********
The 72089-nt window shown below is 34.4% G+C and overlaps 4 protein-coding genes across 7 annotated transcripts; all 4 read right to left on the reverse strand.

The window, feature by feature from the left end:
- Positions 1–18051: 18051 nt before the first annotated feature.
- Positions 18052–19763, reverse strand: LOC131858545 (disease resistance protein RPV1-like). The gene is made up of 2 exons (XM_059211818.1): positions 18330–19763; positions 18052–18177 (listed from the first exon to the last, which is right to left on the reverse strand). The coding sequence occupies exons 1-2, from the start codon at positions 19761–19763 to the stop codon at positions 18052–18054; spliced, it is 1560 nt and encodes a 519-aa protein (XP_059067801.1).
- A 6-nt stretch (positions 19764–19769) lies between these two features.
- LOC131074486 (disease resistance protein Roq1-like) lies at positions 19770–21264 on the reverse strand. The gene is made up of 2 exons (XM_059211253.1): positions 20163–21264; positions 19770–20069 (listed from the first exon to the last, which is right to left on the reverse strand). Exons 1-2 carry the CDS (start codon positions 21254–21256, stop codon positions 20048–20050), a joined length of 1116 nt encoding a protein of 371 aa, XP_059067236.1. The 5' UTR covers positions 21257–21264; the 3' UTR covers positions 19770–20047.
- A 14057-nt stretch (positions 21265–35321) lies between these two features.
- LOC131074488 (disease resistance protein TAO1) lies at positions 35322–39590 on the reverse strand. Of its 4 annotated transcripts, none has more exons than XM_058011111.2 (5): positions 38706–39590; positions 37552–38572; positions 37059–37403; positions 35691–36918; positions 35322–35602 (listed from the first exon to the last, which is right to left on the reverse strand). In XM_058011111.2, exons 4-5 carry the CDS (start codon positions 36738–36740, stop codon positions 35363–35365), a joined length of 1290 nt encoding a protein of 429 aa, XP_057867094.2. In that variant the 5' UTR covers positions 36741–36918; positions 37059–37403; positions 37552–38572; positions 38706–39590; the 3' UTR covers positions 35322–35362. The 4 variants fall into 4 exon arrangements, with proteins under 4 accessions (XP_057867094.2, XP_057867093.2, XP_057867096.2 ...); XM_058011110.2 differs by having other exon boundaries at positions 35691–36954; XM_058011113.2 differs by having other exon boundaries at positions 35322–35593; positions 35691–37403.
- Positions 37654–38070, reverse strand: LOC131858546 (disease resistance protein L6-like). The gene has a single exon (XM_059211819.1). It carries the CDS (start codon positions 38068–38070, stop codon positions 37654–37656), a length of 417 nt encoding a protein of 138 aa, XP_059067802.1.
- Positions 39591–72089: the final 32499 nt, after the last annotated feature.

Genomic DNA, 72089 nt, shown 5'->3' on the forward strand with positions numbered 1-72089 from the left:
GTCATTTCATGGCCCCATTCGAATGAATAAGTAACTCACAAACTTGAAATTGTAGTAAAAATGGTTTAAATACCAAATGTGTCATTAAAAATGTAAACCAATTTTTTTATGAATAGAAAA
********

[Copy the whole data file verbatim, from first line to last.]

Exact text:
The 72089-nt window shown below is 34.4% G+C and overlaps 4 protein-coding genes across 7 annotated transcripts; all 4 read right to left on the reverse strand.

The window, feature by feature from the left end:
- Positions 1–18051: 18051 nt before the first annotated feature.
- Positions 18052–19763, reverse strand: LOC131858545 (disease resistance protein RPV1-like). The gene is made up of 2 exons (XM_059211818.1): positions 18330–19763; positions 18052–18177 (listed from the first exon to the last, which is right to left on the reverse strand). The coding sequence occupies exons 1-2, from the start codon at positions 19761–19763 to the stop codon at positions 18052–18054; spliced, it is 1560 nt and encodes a 519-aa protein (XP_059067801.1).
- A 6-nt stretch (positions 19764–19769) lies between these two features.
- LOC131074486 (disease resistance protein Roq1-like) lies at positions 19770–21264 on the reverse strand. The gene is made up of 2 exons (XM_059211253.1): positions 20163–21264; positions 19770–20069 (listed from the first exon to the last, which is right to left on the reverse strand). Exons 1-2 carry the CDS (start codon positions 21254–21256, stop codon positions 20048–20050), a joined length of 1116 nt encoding a protein of 371 aa, XP_059067236.1. The 5' UTR covers positions 21257–21264; the 3' UTR covers positions 19770–20047.
- A 14057-nt stretch (positions 21265–35321) lies between these two features.
- LOC131074488 (disease resistance protein TAO1) lies at positions 35322–39590 on the reverse strand. Of its 4 annotated transcripts, none has more exons than XM_058011111.2 (5): positions 38706–39590; positions 37552–38572; positions 37059–37403; positions 35691–36918; positions 35322–35602 (listed from the first exon to the last, which is right to left on the reverse strand). In XM_058011111.2, exons 4-5 carry the CDS (start codon positions 36738–36740, stop codon positions 35363–35365), a joined length of 1290 nt encoding a protein of 429 aa, XP_057867094.2. In that variant the 5' UTR covers positions 36741–36918; positions 37059–37403; positions 37552–38572; positions 38706–39590; the 3' UTR covers positions 35322–35362. The 4 variants fall into 4 exon arrangements, with proteins under 4 accessions (XP_057867094.2, XP_057867093.2, XP_057867096.2 ...); XM_058011110.2 differs by having other exon boundaries at positions 35691–36954; XM_058011113.2 differs by having other exon boundaries at positions 35322–35593; positions 35691–37403.
- Positions 37654–38070, reverse strand: LOC131858546 (disease resistance protein L6-like). The gene has a single exon (XM_059211819.1). It carries the CDS (start codon positions 38068–38070, stop codon positions 37654–37656), a length of 417 nt encoding a protein of 138 aa, XP_059067802.1.
- Positions 39591–72089: the final 32499 nt, after the last annotated feature.

Genomic DNA, 72089 nt, shown 5'->3' on the forward strand with positions numbered 1-72089 from the left:
GTCATTTCATGGCCCCATTCGAATGAATAAGTAACTCACAAACTTGAAATTGTAGTAAAAATGGTTTAAATACCAAATGTGTCATTAAAAATGTAAACCAATTTTTTTATGAATAGAAAA